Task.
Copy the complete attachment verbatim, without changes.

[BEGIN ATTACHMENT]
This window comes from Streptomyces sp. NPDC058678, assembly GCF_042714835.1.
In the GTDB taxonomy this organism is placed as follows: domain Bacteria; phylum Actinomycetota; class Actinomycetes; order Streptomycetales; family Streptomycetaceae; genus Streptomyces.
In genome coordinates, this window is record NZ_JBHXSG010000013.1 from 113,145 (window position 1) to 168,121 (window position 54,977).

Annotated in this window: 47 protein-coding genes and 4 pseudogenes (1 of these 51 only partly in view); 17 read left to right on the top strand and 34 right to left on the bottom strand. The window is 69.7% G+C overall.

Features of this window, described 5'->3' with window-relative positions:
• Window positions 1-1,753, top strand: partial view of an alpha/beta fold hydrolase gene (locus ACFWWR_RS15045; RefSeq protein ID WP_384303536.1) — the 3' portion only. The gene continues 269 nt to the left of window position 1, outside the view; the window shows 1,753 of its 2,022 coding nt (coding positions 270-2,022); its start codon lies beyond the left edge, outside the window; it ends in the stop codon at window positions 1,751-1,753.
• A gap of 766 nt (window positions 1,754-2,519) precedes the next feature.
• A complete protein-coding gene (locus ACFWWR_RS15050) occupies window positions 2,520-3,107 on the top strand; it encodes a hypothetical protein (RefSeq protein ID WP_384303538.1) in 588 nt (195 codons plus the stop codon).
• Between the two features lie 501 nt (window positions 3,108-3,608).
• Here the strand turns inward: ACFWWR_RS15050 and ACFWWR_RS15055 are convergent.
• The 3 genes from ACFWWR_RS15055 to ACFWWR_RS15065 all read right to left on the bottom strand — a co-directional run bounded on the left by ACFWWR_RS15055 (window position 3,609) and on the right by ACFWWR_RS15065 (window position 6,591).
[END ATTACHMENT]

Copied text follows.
This window comes from Streptomyces sp. NPDC058678, assembly GCF_042714835.1.
In the GTDB taxonomy this organism is placed as follows: domain Bacteria; phylum Actinomycetota; class Actinomycetes; order Streptomycetales; family Streptomycetaceae; genus Streptomyces.
In genome coordinates, this window is record NZ_JBHXSG010000013.1 from 113,145 (window position 1) to 168,121 (window position 54,977).

Annotated in this window: 47 protein-coding genes and 4 pseudogenes (1 of these 51 only partly in view); 17 read left to right on the top strand and 34 right to left on the bottom strand. The window is 69.7% G+C overall.

Features of this window, described 5'->3' with window-relative positions:
• Window positions 1-1,753, top strand: partial view of an alpha/beta fold hydrolase gene (locus ACFWWR_RS15045; RefSeq protein ID WP_384303536.1) — the 3' portion only. The gene continues 269 nt to the left of window position 1, outside the view; the window shows 1,753 of its 2,022 coding nt (coding positions 270-2,022); its start codon lies beyond the left edge, outside the window; it ends in the stop codon at window positions 1,751-1,753.
• A gap of 766 nt (window positions 1,754-2,519) precedes the next feature.
• A complete protein-coding gene (locus ACFWWR_RS15050) occupies window positions 2,520-3,107 on the top strand; it encodes a hypothetical protein (RefSeq protein ID WP_384303538.1) in 588 nt (195 codons plus the stop codon).
• Between the two features lie 501 nt (window positions 3,108-3,608).
• Here the strand turns inward: ACFWWR_RS15050 and ACFWWR_RS15055 are convergent.
• The 3 genes from ACFWWR_RS15055 to ACFWWR_RS15065 all read right to left on the bottom strand — a co-directional run bounded on the left by ACFWWR_RS15055 (window position 3,609) and on the right by ACFWWR_RS15065 (window position 6,591).